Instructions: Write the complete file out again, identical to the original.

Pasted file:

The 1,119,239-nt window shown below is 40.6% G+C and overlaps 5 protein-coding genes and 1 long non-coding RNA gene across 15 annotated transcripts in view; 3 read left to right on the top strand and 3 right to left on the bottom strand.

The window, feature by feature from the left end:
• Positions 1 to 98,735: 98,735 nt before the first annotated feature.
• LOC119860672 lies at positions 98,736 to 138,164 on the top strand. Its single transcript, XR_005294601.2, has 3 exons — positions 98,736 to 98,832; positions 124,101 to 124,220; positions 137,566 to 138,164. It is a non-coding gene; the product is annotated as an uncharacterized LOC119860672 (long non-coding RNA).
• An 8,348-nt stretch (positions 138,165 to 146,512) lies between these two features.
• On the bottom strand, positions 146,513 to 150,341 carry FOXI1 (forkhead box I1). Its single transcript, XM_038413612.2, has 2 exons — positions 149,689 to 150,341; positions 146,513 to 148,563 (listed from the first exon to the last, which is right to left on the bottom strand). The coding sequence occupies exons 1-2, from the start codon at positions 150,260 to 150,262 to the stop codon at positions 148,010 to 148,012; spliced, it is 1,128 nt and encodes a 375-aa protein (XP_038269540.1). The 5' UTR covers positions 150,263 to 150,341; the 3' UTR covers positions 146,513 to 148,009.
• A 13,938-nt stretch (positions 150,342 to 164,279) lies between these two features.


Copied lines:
The 1,119,239-nt window shown below is 40.6% G+C and overlaps 5 protein-coding genes and 1 long non-coding RNA gene across 15 annotated transcripts in view; 3 read left to right on the top strand and 3 right to left on the bottom strand.

The window, feature by feature from the left end:
• Positions 1 to 98,735: 98,735 nt before the first annotated feature.
• LOC119860672 lies at positions 98,736 to 138,164 on the top strand. Its single transcript, XR_005294601.2, has 3 exons — positions 98,736 to 98,832; positions 124,101 to 124,220; positions 137,566 to 138,164. It is a non-coding gene; the product is annotated as an uncharacterized LOC119860672 (long non-coding RNA).
• An 8,348-nt stretch (positions 138,165 to 146,512) lies between these two features.
• On the bottom strand, positions 146,513 to 150,341 carry FOXI1 (forkhead box I1). Its single transcript, XM_038413612.2, has 2 exons — positions 149,689 to 150,341; positions 146,513 to 148,563 (listed from the first exon to the last, which is right to left on the bottom strand). The coding sequence occupies exons 1-2, from the start codon at positions 150,260 to 150,262 to the stop codon at positions 148,010 to 148,012; spliced, it is 1,128 nt and encodes a 375-aa protein (XP_038269540.1). The 5' UTR covers positions 150,263 to 150,341; the 3' UTR covers positions 146,513 to 148,009.
• A 13,938-nt stretch (positions 150,342 to 164,279) lies between these two features.